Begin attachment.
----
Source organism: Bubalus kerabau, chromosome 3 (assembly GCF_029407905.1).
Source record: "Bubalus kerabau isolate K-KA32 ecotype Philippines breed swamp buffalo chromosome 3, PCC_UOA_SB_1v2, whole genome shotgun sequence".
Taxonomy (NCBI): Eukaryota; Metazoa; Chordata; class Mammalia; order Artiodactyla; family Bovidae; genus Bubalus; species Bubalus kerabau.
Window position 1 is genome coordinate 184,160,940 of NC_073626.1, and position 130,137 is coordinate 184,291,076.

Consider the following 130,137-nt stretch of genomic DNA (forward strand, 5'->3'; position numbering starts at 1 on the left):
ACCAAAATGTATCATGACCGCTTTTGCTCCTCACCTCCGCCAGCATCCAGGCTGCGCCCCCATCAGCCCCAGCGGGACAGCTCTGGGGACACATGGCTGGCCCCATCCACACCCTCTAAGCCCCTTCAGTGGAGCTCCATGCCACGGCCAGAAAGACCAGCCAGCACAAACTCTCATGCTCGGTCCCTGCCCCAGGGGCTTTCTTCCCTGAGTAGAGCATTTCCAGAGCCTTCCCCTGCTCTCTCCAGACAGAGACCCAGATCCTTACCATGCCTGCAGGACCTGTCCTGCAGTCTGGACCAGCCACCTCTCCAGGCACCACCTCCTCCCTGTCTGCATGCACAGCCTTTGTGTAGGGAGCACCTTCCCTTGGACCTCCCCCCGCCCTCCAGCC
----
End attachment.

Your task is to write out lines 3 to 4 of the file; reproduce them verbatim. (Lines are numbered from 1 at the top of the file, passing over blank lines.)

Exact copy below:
Taxonomy (NCBI): Eukaryota; Metazoa; Chordata; class Mammalia; order Artiodactyla; family Bovidae; genus Bubalus; species Bubalus kerabau.
Window position 1 is genome coordinate 184,160,940 of NC_073626.1, and position 130,137 is coordinate 184,291,076.